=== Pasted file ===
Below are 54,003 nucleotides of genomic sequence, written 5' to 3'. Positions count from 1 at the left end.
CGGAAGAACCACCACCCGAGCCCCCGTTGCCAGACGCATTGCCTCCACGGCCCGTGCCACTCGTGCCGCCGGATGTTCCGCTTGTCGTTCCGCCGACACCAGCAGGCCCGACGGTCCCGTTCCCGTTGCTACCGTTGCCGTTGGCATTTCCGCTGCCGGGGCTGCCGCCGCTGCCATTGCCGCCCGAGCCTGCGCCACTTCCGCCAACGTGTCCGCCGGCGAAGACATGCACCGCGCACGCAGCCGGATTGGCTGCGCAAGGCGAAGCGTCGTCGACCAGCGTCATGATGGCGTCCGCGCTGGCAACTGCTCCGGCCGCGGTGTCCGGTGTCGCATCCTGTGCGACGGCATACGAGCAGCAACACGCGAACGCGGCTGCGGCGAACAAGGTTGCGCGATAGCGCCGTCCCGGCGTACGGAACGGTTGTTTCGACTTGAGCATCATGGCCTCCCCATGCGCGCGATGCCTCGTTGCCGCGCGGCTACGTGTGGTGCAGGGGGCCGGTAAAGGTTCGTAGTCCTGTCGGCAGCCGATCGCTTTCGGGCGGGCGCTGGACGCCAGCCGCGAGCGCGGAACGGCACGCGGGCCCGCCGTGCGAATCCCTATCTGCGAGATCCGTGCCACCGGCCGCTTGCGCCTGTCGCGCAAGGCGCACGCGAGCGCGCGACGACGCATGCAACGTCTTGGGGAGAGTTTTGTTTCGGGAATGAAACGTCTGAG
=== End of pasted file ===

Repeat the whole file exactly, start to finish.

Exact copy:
Below are 54,003 nucleotides of genomic sequence, written 5' to 3'. Positions count from 1 at the left end.
CGGAAGAACCACCACCCGAGCCCCCGTTGCCAGACGCATTGCCTCCACGGCCCGTGCCACTCGTGCCGCCGGATGTTCCGCTTGTCGTTCCGCCGACACCAGCAGGCCCGACGGTCCCGTTCCCGTTGCTACCGTTGCCGTTGGCATTTCCGCTGCCGGGGCTGCCGCCGCTGCCATTGCCGCCCGAGCCTGCGCCACTTCCGCCAACGTGTCCGCCGGCGAAGACATGCACCGCGCACGCAGCCGGATTGGCTGCGCAAGGCGAAGCGTCGTCGACCAGCGTCATGATGGCGTCCGCGCTGGCAACTGCTCCGGCCGCGGTGTCCGGTGTCGCATCCTGTGCGACGGCATACGAGCAGCAACACGCGAACGCGGCTGCGGCGAACAAGGTTGCGCGATAGCGCCGTCCCGGCGTACGGAACGGTTGTTTCGACTTGAGCATCATGGCCTCCCCATGCGCGCGATGCCTCGTTGCCGCGCGGCTACGTGTGGTGCAGGGGGCCGGTAAAGGTTCGTAGTCCTGTCGGCAGCCGATCGCTTTCGGGCGGGCGCTGGACGCCAGCCGCGAGCGCGGAACGGCACGCGGGCCCGCCGTGCGAATCCCTATCTGCGAGATCCGTGCCACCGGCCGCTTGCGCCTGTCGCGCAAGGCGCACGCGAGCGCGCGACGACGCATGCAACGTCTTGGGGAGAGTTTTGTTTCGGGAATGAAACGTCTGAG